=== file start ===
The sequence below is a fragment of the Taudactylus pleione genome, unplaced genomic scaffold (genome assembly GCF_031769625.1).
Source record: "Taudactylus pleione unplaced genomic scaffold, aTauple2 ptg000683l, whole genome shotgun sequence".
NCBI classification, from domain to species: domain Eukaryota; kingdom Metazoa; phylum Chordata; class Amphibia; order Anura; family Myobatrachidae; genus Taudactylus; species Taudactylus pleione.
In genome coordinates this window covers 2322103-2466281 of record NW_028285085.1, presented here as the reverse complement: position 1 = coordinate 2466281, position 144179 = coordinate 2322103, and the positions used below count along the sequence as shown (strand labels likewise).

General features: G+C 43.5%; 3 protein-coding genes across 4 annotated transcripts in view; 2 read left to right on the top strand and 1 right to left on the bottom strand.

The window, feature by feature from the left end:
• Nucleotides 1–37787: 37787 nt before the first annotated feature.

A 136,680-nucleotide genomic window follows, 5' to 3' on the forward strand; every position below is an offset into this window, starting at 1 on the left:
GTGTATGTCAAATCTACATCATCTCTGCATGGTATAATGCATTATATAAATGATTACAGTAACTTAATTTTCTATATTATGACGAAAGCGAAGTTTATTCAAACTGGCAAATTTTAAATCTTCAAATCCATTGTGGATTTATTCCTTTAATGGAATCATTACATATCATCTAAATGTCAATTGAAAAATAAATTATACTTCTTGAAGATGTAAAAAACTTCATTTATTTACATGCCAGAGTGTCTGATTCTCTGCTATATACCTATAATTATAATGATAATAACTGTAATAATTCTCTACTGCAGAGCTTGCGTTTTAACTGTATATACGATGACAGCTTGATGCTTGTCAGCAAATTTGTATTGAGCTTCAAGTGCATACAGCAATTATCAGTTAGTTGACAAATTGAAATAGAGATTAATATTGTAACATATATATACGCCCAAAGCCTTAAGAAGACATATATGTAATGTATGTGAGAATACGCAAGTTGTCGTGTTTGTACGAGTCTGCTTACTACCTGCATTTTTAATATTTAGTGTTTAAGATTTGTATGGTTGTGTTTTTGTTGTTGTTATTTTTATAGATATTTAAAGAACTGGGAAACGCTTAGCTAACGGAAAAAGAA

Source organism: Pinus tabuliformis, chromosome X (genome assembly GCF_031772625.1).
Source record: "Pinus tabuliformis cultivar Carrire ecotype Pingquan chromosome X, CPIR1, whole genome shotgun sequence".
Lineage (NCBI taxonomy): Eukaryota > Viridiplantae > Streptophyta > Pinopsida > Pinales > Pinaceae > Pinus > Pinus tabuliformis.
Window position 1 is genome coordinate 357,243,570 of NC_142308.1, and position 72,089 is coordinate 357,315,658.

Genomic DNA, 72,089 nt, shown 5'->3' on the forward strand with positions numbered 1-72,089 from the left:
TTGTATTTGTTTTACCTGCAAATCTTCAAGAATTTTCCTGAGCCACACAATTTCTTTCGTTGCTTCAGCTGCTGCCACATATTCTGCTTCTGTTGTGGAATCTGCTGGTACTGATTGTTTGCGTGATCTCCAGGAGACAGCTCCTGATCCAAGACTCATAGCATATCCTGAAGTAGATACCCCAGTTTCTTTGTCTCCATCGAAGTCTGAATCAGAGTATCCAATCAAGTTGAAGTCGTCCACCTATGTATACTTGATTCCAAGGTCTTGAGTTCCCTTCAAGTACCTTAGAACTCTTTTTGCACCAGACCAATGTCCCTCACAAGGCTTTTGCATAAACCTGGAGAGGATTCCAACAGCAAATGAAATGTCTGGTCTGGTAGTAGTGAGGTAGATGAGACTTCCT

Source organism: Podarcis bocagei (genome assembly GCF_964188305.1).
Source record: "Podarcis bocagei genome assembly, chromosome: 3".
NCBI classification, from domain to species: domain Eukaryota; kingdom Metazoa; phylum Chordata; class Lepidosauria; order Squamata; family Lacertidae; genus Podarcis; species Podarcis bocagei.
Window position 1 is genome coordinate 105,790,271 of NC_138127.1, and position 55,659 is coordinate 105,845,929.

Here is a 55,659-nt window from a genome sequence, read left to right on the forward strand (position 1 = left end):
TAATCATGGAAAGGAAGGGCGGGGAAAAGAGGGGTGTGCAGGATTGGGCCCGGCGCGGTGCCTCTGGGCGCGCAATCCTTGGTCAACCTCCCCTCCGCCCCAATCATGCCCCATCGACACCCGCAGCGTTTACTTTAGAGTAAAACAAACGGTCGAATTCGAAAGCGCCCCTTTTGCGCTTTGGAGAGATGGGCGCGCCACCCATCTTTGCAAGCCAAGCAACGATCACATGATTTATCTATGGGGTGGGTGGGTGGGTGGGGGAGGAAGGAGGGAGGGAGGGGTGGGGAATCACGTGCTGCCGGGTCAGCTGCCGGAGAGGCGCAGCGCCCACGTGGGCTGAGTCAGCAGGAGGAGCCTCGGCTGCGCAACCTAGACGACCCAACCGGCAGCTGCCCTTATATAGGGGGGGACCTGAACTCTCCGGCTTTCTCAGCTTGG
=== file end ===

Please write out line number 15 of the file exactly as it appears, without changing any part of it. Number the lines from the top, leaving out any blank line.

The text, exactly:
TTGTATTTGTTTTACCTGCAAATCTTCAAGAATTTTCCTGAGCCACACAATTTCTTTCGTTGCTTCAGCTGCTGCCACATATTCTGCTTCTGTTGTGGAATCTGCTGGTACTGATTGTTTGCGTGATCTCCAGGAGACAGCTCCTGATCCAAGACTCATAGCATATCCTGAAGTAGATACCCCAGTTTCTTTGTCTCCATCGAAGTCTGAATCAGAGTATCCAATCAAGTTGAAGTCGTCCACCTATGTATACTTGATTCCAAGGTCTTGAGTTCCCTTCAAGTACCTTAGAACTCTTTTTGCACCAGACCAATGTCCCTCACAAGGCTTTTGCATAAACCTGGAGAGGATTCCAACAGCAAATGAAATGTCTGGTCTGGTAGTAGTGAGGTAGATGAGACTTCCT